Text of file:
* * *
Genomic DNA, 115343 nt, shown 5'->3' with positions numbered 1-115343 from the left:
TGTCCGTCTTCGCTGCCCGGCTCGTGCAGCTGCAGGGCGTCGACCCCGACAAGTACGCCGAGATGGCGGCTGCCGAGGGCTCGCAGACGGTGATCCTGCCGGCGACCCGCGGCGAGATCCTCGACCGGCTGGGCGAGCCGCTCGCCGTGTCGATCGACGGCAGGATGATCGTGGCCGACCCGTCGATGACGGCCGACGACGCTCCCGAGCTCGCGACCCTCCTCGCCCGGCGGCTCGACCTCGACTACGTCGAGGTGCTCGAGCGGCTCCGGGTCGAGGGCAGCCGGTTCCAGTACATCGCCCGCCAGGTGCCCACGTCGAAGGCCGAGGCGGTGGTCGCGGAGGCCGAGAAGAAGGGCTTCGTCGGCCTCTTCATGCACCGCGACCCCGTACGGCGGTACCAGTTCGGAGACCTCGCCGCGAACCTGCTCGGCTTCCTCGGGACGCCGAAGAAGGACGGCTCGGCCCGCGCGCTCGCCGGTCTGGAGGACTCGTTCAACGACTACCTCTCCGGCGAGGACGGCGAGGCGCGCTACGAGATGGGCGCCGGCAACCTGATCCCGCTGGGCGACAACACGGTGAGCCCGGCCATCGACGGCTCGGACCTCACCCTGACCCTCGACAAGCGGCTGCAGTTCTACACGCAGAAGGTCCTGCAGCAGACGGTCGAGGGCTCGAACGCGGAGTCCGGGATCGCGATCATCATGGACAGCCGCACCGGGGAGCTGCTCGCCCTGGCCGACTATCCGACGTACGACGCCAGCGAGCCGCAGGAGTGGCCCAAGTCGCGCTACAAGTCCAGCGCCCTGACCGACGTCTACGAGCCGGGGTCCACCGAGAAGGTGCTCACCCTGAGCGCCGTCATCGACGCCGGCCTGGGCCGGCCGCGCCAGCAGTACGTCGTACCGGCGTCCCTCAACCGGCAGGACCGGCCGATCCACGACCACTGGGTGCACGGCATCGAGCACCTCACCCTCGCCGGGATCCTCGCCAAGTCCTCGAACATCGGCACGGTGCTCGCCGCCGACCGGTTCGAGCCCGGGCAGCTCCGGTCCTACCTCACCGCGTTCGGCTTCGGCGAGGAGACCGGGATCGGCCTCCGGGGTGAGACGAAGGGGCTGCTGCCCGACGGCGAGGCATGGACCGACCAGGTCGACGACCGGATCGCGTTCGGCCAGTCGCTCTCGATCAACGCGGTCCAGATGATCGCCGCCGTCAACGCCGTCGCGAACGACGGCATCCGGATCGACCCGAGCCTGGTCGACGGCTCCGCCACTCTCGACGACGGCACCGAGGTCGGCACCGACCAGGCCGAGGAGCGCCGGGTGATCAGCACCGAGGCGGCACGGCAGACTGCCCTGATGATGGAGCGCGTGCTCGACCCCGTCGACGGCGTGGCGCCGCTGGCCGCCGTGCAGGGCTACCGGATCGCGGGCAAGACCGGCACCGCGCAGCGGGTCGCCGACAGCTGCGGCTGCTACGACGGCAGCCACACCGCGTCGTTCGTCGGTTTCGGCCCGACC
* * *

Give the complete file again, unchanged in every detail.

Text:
Genomic DNA, 115343 nt, shown 5'->3' with positions numbered 1-115343 from the left:
TGTCCGTCTTCGCTGCCCGGCTCGTGCAGCTGCAGGGCGTCGACCCCGACAAGTACGCCGAGATGGCGGCTGCCGAGGGCTCGCAGACGGTGATCCTGCCGGCGACCCGCGGCGAGATCCTCGACCGGCTGGGCGAGCCGCTCGCCGTGTCGATCGACGGCAGGATGATCGTGGCCGACCCGTCGATGACGGCCGACGACGCTCCCGAGCTCGCGACCCTCCTCGCCCGGCGGCTCGACCTCGACTACGTCGAGGTGCTCGAGCGGCTCCGGGTCGAGGGCAGCCGGTTCCAGTACATCGCCCGCCAGGTGCCCACGTCGAAGGCCGAGGCGGTGGTCGCGGAGGCCGAGAAGAAGGGCTTCGTCGGCCTCTTCATGCACCGCGACCCCGTACGGCGGTACCAGTTCGGAGACCTCGCCGCGAACCTGCTCGGCTTCCTCGGGACGCCGAAGAAGGACGGCTCGGCCCGCGCGCTCGCCGGTCTGGAGGACTCGTTCAACGACTACCTCTCCGGCGAGGACGGCGAGGCGCGCTACGAGATGGGCGCCGGCAACCTGATCCCGCTGGGCGACAACACGGTGAGCCCGGCCATCGACGGCTCGGACCTCACCCTGACCCTCGACAAGCGGCTGCAGTTCTACACGCAGAAGGTCCTGCAGCAGACGGTCGAGGGCTCGAACGCGGAGTCCGGGATCGCGATCATCATGGACAGCCGCACCGGGGAGCTGCTCGCCCTGGCCGACTATCCGACGTACGACGCCAGCGAGCCGCAGGAGTGGCCCAAGTCGCGCTACAAGTCCAGCGCCCTGACCGACGTCTACGAGCCGGGGTCCACCGAGAAGGTGCTCACCCTGAGCGCCGTCATCGACGCCGGCCTGGGCCGGCCGCGCCAGCAGTACGTCGTACCGGCGTCCCTCAACCGGCAGGACCGGCCGATCCACGACCACTGGGTGCACGGCATCGAGCACCTCACCCTCGCCGGGATCCTCGCCAAGTCCTCGAACATCGGCACGGTGCTCGCCGCCGACCGGTTCGAGCCCGGGCAGCTCCGGTCCTACCTCACCGCGTTCGGCTTCGGCGAGGAGACCGGGATCGGCCTCCGGGGTGAGACGAAGGGGCTGCTGCCCGACGGCGAGGCATGGACCGACCAGGTCGACGACCGGATCGCGTTCGGCCAGTCGCTCTCGATCAACGCGGTCCAGATGATCGCCGCCGTCAACGCCGTCGCGAACGACGGCATCCGGATCGACCCGAGCCTGGTCGACGGCTCCGCCACTCTCGACGACGGCACCGAGGTCGGCACCGACCAGGCCGAGGAGCGCCGGGTGATCAGCACCGAGGCGGCACGGCAGACTGCCCTGATGATGGAGCGCGTGCTCGACCCCGTCGACGGCGTGGCGCCGCTGGCCGCCGTGCAGGGCTACCGGATCGCGGGCAAGACCGGCACCGCGCAGCGGGTCGCCGACAGCTGCGGCTGCTACGACGGCAGCCACACCGCGTCGTTCGTCGGTTTCGGCCCGACC